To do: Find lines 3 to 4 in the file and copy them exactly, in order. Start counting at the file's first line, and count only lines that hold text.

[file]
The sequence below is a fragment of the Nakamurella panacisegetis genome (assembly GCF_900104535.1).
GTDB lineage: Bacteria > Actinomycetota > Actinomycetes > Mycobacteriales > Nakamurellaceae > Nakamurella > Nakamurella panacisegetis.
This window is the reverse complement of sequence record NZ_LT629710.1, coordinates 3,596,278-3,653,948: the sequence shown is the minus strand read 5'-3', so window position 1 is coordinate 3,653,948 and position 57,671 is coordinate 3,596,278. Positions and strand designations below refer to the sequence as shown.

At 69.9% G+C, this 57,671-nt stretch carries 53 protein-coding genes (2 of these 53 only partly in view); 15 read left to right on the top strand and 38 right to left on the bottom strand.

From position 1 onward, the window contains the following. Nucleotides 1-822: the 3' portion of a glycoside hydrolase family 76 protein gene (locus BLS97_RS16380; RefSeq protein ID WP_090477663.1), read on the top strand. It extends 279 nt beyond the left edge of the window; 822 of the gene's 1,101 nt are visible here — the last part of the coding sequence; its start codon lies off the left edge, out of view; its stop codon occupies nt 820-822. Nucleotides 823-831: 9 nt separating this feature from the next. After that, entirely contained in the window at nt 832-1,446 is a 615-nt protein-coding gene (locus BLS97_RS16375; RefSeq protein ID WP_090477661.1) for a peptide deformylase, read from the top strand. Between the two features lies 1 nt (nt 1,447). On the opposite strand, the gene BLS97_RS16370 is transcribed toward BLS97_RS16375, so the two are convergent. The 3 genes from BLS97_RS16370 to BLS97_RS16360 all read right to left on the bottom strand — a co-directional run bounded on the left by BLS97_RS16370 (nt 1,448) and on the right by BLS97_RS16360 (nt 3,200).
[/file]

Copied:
This window is the reverse complement of sequence record NZ_LT629710.1, coordinates 3,596,278-3,653,948: the sequence shown is the minus strand read 5'-3', so window position 1 is coordinate 3,653,948 and position 57,671 is coordinate 3,596,278. Positions and strand designations below refer to the sequence as shown.

At 69.9% G+C, this 57,671-nt stretch carries 53 protein-coding genes (2 of these 53 only partly in view); 15 read left to right on the top strand and 38 right to left on the bottom strand.